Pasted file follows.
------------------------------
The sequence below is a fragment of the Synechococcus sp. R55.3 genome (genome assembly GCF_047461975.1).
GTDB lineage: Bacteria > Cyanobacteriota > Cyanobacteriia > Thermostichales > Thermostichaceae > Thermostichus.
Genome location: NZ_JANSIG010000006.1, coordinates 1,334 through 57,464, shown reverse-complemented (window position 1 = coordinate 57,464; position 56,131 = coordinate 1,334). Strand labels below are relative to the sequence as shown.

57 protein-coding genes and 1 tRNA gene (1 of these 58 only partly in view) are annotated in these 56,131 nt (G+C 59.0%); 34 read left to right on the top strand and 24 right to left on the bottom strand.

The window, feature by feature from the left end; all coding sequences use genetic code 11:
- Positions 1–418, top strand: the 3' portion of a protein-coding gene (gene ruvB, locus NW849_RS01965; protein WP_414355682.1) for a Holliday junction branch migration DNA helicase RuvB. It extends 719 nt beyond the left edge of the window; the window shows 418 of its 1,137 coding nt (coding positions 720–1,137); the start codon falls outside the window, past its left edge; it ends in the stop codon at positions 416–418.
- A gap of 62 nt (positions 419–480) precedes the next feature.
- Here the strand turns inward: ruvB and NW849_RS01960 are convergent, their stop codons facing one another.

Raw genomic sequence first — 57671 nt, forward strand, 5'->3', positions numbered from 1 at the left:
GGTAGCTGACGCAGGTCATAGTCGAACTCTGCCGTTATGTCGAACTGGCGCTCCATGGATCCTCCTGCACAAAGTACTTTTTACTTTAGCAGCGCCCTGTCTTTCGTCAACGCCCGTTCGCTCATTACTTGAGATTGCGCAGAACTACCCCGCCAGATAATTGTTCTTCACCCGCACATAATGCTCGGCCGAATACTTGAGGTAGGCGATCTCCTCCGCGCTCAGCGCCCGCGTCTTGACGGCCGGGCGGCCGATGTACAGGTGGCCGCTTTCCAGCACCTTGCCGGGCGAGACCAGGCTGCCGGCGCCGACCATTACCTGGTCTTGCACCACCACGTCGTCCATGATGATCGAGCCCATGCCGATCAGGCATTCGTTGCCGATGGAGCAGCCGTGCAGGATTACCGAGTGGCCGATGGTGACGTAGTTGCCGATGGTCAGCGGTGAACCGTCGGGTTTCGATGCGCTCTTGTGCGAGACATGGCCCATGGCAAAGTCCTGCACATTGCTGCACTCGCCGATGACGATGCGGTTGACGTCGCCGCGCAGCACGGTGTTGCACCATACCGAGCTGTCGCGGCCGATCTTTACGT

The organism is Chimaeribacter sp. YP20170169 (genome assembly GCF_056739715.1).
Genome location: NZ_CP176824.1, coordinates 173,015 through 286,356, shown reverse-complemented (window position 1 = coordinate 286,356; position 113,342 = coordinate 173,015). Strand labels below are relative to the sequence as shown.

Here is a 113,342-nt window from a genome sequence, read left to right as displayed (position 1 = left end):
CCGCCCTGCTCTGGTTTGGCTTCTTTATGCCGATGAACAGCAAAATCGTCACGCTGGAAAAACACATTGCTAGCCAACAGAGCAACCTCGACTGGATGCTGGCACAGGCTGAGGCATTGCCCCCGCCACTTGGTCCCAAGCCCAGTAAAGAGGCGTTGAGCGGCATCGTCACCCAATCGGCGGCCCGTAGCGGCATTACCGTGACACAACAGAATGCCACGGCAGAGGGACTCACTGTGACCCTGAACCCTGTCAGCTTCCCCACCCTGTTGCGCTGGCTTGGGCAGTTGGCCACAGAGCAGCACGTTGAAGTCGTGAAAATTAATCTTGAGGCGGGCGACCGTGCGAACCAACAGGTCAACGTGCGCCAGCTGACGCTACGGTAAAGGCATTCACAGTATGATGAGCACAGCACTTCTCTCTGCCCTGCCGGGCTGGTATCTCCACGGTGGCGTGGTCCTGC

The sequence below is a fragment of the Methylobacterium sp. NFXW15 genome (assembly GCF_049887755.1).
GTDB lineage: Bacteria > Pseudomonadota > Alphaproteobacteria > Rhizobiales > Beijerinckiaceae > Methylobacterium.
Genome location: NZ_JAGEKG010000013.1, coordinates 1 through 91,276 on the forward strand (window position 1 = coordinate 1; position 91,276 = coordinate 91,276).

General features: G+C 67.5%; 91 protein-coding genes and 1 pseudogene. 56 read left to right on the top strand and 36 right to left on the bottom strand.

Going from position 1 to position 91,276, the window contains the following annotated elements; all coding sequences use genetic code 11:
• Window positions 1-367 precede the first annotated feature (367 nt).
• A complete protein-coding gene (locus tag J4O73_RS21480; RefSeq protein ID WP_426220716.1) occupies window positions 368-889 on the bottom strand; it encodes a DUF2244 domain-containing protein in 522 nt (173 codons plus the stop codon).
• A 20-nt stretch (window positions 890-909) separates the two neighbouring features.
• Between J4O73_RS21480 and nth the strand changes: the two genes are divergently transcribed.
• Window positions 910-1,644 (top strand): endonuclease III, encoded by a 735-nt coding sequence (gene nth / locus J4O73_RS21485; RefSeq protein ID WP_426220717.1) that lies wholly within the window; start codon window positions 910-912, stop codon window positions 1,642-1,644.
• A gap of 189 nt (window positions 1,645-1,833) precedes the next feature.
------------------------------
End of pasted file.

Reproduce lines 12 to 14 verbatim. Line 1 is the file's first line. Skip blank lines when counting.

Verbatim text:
Genome location: NZ_CP176824.1, coordinates 173,015 through 286,356, shown reverse-complemented (window position 1 = coordinate 286,356; position 113,342 = coordinate 173,015). Strand labels below are relative to the sequence as shown.

Here is a 113,342-nt window from a genome sequence, read left to right as displayed (position 1 = left end):
CCGCCCTGCTCTGGTTTGGCTTCTTTATGCCGATGAACAGCAAAATCGTCACGCTGGAAAAACACATTGCTAGCCAACAGAGCAACCTCGACTGGATGCTGGCACAGGCTGAGGCATTGCCCCCGCCACTTGGTCCCAAGCCCAGTAAAGAGGCGTTGAGCGGCATCGTCACCCAATCGGCGGCCCGTAGCGGCATTACCGTGACACAACAGAATGCCACGGCAGAGGGACTCACTGTGACCCTGAACCCTGTCAGCTTCCCCACCCTGTTGCGCTGGCTTGGGCAGTTGGCCACAGAGCAGCACGTTGAAGTCGTGAAAATTAATCTTGAGGCGGGCGACCGTGCGAACCAACAGGTCAACGTGCGCCAGCTGACGCTACGGTAAAGGCATTCACAGTATGATGAGCACAGCACTTCTCTCTGCCCTGCCGGGCTGGTATCTCCACGGTGGCGTGGTCCTGC